Last month, we were heartened by an amazing turnout by parents to the City Council oversight hearing on school bus problems. One of the many reform measures being considered at that hearing is Intro. 1099, which was introduced at our office’s suggestion by Council Member Ben Kallos. Intro. 1099 would require the Office of Pupil Transportation to provide an app to parents and schools in order to track the location of school buses in real-time.
Since the hearing, there has been little public discussion of busing reforms. But that all changed this week when the NY Daily News published a horrifying account of a bus matron physically abusing a child who attends Manhattan Childrens Center ('A parent's worst nightmare' — video captures NYC school bus attendant throttling girl with disabilities). We hope that public attention on this horrible incident will shine a light on the dire need for better vetting, training, and monitoring of bus employees—particularly those who work with vulnerable children with disabilities.
But that wasn’t the end of this week’s bus-related news. Today, federal investigators raided OPT offices as part of an investigation of corruption in bus contracting (Feds open probe into city contracts awarded to NYC's private school bus companies: sources).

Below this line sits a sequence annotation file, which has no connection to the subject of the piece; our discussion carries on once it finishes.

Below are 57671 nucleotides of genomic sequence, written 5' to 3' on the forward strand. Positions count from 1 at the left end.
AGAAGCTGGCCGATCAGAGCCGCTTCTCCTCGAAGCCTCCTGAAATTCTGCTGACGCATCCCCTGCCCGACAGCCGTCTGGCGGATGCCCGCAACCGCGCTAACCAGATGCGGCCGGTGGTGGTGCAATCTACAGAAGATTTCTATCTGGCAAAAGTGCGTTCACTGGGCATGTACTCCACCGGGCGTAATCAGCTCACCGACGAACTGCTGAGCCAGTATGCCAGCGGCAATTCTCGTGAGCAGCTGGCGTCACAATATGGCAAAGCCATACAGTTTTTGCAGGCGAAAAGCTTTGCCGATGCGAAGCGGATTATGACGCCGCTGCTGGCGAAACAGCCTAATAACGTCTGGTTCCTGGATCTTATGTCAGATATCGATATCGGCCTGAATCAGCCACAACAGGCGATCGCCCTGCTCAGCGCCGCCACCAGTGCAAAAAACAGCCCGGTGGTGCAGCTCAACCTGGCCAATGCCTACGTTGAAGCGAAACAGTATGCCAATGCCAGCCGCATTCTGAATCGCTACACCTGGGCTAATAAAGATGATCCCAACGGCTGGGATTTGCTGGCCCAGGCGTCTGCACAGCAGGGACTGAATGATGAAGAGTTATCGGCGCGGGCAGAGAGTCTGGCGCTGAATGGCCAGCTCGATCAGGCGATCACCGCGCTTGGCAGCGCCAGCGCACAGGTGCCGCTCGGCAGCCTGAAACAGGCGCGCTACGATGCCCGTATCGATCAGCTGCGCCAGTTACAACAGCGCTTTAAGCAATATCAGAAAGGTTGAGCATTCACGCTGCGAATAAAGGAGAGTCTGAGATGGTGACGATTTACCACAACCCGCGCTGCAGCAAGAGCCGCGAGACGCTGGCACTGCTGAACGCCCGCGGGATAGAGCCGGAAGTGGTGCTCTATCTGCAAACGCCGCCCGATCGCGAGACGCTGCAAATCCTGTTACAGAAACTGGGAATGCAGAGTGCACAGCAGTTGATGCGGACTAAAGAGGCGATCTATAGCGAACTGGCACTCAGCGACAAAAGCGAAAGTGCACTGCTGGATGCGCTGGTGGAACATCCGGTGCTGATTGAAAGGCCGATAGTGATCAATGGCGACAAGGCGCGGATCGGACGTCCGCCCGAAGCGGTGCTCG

And today’s New York Times features a powerful op-ed penned by the Executive Director of Advocates for Children, which includes a specific call for the passage of Intro 1099. (Head on over to that link and add your voice in the comments section—we know City officials are reading those comments! )
It’s important that we don’t take our foot off the gas. These bills have not moved to a vote before the full Council yet because the Education Committee and City Hall are still hammering out the details—behind closed doors. If you haven’t written to your Council Member to demand the passage of Intro. 1099, and any of the other bills being considered by the Education Committee that you support, now is the time.